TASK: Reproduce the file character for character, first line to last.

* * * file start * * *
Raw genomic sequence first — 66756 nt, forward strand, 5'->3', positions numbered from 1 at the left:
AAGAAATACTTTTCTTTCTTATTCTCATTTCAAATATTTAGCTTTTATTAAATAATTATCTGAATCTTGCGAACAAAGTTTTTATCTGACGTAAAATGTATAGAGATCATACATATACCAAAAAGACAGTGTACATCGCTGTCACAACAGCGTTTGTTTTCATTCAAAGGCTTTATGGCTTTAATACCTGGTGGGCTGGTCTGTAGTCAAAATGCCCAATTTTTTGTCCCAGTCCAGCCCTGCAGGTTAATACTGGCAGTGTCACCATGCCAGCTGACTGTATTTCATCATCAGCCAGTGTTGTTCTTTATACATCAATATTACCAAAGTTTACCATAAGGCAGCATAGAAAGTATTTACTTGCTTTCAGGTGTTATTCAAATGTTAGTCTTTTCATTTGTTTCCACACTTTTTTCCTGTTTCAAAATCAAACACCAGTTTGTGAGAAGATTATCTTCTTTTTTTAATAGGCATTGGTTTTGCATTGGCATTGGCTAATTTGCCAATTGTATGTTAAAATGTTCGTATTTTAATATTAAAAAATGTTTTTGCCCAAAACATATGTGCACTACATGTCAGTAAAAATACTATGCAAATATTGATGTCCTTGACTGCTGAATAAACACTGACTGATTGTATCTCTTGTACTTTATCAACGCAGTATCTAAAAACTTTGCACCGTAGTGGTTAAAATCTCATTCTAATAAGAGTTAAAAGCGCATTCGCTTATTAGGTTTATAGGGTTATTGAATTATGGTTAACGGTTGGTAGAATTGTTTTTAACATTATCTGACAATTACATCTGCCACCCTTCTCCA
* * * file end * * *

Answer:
Raw genomic sequence first — 66756 nt, forward strand, 5'->3', positions numbered from 1 at the left:
AAGAAATACTTTTCTTTCTTATTCTCATTTCAAATATTTAGCTTTTATTAAATAATTATCTGAATCTTGCGAACAAAGTTTTTATCTGACGTAAAATGTATAGAGATCATACATATACCAAAAAGACAGTGTACATCGCTGTCACAACAGCGTTTGTTTTCATTCAAAGGCTTTATGGCTTTAATACCTGGTGGGCTGGTCTGTAGTCAAAATGCCCAATTTTTTGTCCCAGTCCAGCCCTGCAGGTTAATACTGGCAGTGTCACCATGCCAGCTGACTGTATTTCATCATCAGCCAGTGTTGTTCTTTATACATCAATATTACCAAAGTTTACCATAAGGCAGCATAGAAAGTATTTACTTGCTTTCAGGTGTTATTCAAATGTTAGTCTTTTCATTTGTTTCCACACTTTTTTCCTGTTTCAAAATCAAACACCAGTTTGTGAGAAGATTATCTTCTTTTTTTAATAGGCATTGGTTTTGCATTGGCATTGGCTAATTTGCCAATTGTATGTTAAAATGTTCGTATTTTAATATTAAAAAATGTTTTTGCCCAAAACATATGTGCACTACATGTCAGTAAAAATACTATGCAAATATTGATGTCCTTGACTGCTGAATAAACACTGACTGATTGTATCTCTTGTACTTTATCAACGCAGTATCTAAAAACTTTGCACCGTAGTGGTTAAAATCTCATTCTAATAAGAGTTAAAAGCGCATTCGCTTATTAGGTTTATAGGGTTATTGAATTATGGTTAACGGTTGGTAGAATTGTTTTTAACATTATCTGACAATTACATCTGCCACCCTTCTCCA